Funded by the Race to the Top Early Learning Challenge grant program, the Ounce proposed to implement an evidence-based sequence of supports aligned to the Illinois ExceleRate program rating and improvement system that was designed to address the critical gap in preschool instructional practices for the highest risk children in Illinois. Lead Learn Excel (LLE) was designed to advance leader knowledge, skills, and dispositions by providing instructional leaders four complementary core components within a 4-6-week learning cycle: (1) training, (2) technical assistance (TA), (3) peer learning & support, and (4) resources & tools.
The Center for Literacy was charged with conducting the external evaluation of LLE. The evaluation had three broad goals. First, the evaluation documented and examined the fidelity of LLE implementation. Second, the evaluation assessed the extent to which LLE achieved the intended outcome of advancing participating leaders’ mindsets, methods, and practices of instructional leadership. Specifically, the outcome study examined change in the leaders’ ability to transform their leadership behaviors focused on supporting instructional excellence. Third, the evaluation study was designed to examine whether LLE improved the capacity of leaders to support the instructional proficiency of preschool teachers.
This report summarizes the findings from the external evaluation of Lead Learn Excel (LLE) through the first 15 months of implementation from October 28, 2014 through January 31, 2017.
[add the executive summary and final report for download]
Evaluation of Chicago’s Department of Family Support Services Early Head Start-Child Care Partnership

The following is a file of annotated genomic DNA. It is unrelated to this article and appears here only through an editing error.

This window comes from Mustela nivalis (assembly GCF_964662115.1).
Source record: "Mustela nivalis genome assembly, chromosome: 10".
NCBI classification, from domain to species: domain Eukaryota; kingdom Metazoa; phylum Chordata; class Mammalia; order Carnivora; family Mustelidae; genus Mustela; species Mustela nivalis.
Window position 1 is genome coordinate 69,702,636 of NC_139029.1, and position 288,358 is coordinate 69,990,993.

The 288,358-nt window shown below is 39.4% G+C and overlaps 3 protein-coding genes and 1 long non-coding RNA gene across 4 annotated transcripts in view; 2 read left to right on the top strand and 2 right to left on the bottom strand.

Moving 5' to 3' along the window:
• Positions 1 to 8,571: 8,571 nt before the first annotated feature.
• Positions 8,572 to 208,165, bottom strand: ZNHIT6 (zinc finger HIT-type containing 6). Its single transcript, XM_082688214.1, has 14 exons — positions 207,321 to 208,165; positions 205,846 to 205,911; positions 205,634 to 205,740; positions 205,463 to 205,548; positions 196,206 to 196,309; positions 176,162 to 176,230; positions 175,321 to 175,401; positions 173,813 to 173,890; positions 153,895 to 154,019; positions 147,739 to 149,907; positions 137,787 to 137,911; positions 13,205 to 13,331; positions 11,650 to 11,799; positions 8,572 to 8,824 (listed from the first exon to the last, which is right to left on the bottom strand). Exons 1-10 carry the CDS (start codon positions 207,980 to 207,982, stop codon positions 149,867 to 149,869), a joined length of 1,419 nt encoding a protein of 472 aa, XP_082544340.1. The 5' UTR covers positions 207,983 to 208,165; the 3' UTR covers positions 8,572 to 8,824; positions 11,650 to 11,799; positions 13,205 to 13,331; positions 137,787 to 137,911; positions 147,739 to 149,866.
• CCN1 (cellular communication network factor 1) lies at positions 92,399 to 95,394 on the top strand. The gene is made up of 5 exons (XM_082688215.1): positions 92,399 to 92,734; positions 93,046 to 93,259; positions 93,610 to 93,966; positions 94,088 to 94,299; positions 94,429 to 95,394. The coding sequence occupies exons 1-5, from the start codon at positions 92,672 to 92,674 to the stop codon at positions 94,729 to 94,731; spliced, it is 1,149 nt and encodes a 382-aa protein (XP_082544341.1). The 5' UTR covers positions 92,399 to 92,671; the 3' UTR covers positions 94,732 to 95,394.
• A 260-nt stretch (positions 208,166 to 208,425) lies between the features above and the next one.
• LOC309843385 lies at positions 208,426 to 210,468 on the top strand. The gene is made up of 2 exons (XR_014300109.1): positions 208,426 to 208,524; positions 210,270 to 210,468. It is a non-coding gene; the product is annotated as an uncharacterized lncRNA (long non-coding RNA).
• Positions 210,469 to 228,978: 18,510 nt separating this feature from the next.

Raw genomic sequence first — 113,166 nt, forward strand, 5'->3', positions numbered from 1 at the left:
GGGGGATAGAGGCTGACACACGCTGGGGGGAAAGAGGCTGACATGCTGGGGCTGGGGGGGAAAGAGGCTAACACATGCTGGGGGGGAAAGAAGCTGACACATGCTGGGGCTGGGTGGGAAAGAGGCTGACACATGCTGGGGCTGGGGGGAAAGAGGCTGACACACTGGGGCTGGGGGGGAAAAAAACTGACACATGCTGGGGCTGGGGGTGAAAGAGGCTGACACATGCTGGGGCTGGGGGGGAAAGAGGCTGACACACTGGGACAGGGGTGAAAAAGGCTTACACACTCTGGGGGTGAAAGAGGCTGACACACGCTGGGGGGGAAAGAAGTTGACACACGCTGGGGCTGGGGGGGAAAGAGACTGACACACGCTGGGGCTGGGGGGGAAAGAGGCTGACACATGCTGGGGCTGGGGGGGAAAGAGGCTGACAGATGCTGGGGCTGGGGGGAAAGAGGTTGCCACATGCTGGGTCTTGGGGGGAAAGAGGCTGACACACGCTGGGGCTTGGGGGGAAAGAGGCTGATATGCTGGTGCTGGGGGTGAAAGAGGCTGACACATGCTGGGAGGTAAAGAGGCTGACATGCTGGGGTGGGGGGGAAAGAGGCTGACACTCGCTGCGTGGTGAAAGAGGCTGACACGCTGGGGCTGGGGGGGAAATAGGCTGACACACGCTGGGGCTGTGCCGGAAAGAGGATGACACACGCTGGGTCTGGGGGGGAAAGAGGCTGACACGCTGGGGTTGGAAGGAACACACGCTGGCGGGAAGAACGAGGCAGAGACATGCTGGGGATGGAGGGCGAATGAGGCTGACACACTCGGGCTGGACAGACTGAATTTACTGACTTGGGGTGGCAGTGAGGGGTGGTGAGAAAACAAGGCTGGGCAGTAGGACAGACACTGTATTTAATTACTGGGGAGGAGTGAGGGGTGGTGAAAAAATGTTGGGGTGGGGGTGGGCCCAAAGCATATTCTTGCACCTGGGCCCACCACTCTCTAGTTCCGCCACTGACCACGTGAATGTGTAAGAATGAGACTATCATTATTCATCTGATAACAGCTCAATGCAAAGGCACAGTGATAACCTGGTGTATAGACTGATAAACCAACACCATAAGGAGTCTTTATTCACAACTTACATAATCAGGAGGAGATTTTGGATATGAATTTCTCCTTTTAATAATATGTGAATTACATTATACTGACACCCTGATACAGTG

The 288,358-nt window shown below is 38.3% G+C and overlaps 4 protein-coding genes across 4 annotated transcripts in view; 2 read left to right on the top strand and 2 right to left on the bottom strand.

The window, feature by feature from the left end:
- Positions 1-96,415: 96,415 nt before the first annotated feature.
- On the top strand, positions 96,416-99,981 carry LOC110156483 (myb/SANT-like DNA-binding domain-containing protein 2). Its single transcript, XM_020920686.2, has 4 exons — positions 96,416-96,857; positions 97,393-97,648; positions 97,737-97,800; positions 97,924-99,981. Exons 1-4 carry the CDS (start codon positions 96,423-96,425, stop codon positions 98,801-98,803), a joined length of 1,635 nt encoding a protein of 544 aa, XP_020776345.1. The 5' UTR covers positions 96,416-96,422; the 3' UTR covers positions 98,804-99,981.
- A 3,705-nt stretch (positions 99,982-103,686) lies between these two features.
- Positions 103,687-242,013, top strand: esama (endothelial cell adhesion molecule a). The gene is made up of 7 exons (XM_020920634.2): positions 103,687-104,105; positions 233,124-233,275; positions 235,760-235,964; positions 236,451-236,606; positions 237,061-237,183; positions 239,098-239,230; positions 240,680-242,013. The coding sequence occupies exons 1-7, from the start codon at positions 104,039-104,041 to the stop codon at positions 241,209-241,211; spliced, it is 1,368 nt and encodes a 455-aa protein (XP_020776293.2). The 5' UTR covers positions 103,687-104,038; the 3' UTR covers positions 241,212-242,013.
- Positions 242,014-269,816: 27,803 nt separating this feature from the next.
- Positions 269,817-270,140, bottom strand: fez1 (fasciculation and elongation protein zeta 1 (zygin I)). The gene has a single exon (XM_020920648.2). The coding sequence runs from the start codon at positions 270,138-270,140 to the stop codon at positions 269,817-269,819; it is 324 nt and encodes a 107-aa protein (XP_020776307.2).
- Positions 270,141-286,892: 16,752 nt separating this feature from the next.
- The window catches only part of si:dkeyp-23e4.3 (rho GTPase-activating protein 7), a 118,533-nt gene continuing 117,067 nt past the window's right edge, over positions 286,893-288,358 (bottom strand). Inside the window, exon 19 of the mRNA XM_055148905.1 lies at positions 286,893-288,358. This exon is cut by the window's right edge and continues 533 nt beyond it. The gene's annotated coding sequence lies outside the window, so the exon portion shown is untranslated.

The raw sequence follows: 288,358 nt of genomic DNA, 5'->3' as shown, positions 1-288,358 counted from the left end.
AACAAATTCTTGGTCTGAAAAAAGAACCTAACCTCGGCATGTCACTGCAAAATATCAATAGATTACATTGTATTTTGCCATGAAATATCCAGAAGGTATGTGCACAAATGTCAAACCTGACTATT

In an effort to expand early learning opportunities for infants and toddlers specifically, the Obama Administration created the Early Head Start Child Care Partnerships program in 2014. $500 million was invested to support the expansion of early care and education through these partnerships (The White House, Office of the Press Secretary, 2015). The United States Department of Human Services awarded the Chicago Department of Family and Support Services (Chicago DFSS) with $14,900,000 to support the administration of an Early Head Start-Child Care Partnership (EHS-CCP) grant from June 2015 through June 2019.
Chicago DFSS partnered with the Center for Literacy at the University of Illinois at Chicago to conduct a research study of their EHS-CCP expansion project. The study focuses on the implementation of the grant and the grantee’s ongoing work supporting delegates and partners in meeting Head Start Performance Standards. The study aims to offer Chicago DFSS an evidence-based account of the program implementation and the program’s ongoing strengths and challenges, as well as insight into practical means of strengthening supports for delegates and partners as well as services for children and families.
LLE was designed to build the capacity of preschool instructional leaders. Over the course of the evaluation, we characterized a number of variables related to instructional leaders and their systems.
This evaluation study is still in progress. Read more about the study at